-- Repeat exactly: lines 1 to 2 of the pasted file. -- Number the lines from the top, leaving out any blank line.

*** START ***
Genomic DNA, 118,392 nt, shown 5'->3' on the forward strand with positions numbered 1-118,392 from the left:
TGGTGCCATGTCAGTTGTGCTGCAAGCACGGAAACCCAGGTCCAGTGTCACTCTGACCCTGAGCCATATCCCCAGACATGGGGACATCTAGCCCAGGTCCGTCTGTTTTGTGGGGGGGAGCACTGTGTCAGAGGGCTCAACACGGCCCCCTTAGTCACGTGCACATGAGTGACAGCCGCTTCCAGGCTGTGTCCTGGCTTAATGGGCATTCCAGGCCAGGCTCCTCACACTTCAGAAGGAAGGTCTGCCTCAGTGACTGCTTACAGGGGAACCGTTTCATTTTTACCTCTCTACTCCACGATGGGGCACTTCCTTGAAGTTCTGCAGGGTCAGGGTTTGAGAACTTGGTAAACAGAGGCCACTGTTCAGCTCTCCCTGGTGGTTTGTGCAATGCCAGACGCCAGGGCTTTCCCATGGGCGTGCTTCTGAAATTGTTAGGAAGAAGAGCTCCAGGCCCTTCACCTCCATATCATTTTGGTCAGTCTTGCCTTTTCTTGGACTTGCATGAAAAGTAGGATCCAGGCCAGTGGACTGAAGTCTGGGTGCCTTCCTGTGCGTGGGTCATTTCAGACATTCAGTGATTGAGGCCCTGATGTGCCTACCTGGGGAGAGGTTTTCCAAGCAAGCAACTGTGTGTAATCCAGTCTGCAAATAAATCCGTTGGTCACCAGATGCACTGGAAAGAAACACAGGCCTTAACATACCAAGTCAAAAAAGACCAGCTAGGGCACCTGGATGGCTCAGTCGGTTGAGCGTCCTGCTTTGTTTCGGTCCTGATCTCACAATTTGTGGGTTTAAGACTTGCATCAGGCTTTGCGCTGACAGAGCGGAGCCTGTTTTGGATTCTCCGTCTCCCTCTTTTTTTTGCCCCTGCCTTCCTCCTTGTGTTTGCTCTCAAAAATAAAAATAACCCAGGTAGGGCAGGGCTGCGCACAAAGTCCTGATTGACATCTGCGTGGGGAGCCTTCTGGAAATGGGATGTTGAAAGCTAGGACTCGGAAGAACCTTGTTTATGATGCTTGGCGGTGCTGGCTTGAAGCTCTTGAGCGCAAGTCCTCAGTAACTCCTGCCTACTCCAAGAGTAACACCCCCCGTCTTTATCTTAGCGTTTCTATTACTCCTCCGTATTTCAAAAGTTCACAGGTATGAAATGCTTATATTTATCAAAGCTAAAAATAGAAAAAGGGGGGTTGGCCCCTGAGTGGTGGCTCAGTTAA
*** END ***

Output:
Genomic DNA, 118,392 nt, shown 5'->3' on the forward strand with positions numbered 1-118,392 from the left:
TGGTGCCATGTCAGTTGTGCTGCAAGCACGGAAACCCAGGTCCAGTGTCACTCTGACCCTGAGCCATATCCCCAGACATGGGGACATCTAGCCCAGGTCCGTCTGTTTTGTGGGGGGGAGCACTGTGTCAGAGGGCTCAACACGGCCCCCTTAGTCACGTGCACATGAGTGACAGCCGCTTCCAGGCTGTGTCCTGGCTTAATGGGCATTCCAGGCCAGGCTCCTCACACTTCAGAAGGAAGGTCTGCCTCAGTGACTGCTTACAGGGGAACCGTTTCATTTTTACCTCTCTACTCCACGATGGGGCACTTCCTTGAAGTTCTGCAGGGTCAGGGTTTGAGAACTTGGTAAACAGAGGCCACTGTTCAGCTCTCCCTGGTGGTTTGTGCAATGCCAGACGCCAGGGCTTTCCCATGGGCGTGCTTCTGAAATTGTTAGGAAGAAGAGCTCCAGGCCCTTCACCTCCATATCATTTTGGTCAGTCTTGCCTTTTCTTGGACTTGCATGAAAAGTAGGATCCAGGCCAGTGGACTGAAGTCTGGGTGCCTTCCTGTGCGTGGGTCATTTCAGACATTCAGTGATTGAGGCCCTGATGTGCCTACCTGGGGAGAGGTTTTCCAAGCAAGCAACTGTGTGTAATCCAGTCTGCAAATAAATCCGTTGGTCACCAGATGCACTGGAAAGAAACACAGGCCTTAACATACCAAGTCAAAAAAGACCAGCTAGGGCACCTGGATGGCTCAGTCGGTTGAGCGTCCTGCTTTGTTTCGGTCCTGATCTCACAATTTGTGGGTTTAAGACTTGCATCAGGCTTTGCGCTGACAGAGCGGAGCCTGTTTTGGATTCTCCGTCTCCCTCTTTTTTTTGCCCCTGCCTTCCTCCTTGTGTTTGCTCTCAAAAATAAAAATAACCCAGGTAGGGCAGGGCTGCGCACAAAGTCCTGATTGACATCTGCGTGGGGAGCCTTCTGGAAATGGGATGTTGAAAGCTAGGACTCGGAAGAACCTTGTTTATGATGCTTGGCGGTGCTGGCTTGAAGCTCTTGAGCGCAAGTCCTCAGTAACTCCTGCCTACTCCAAGAGTAACACCCCCCGTCTTTATCTTAGCGTTTCTATTACTCCTCCGTATTTCAAAAGTTCACAGGTATGAAATGCTTATATTTATCAAAGCTAAAAATAGAAAAAGGGGGGTTGGCCCCTGAGTGGTGGCTCAGTTAA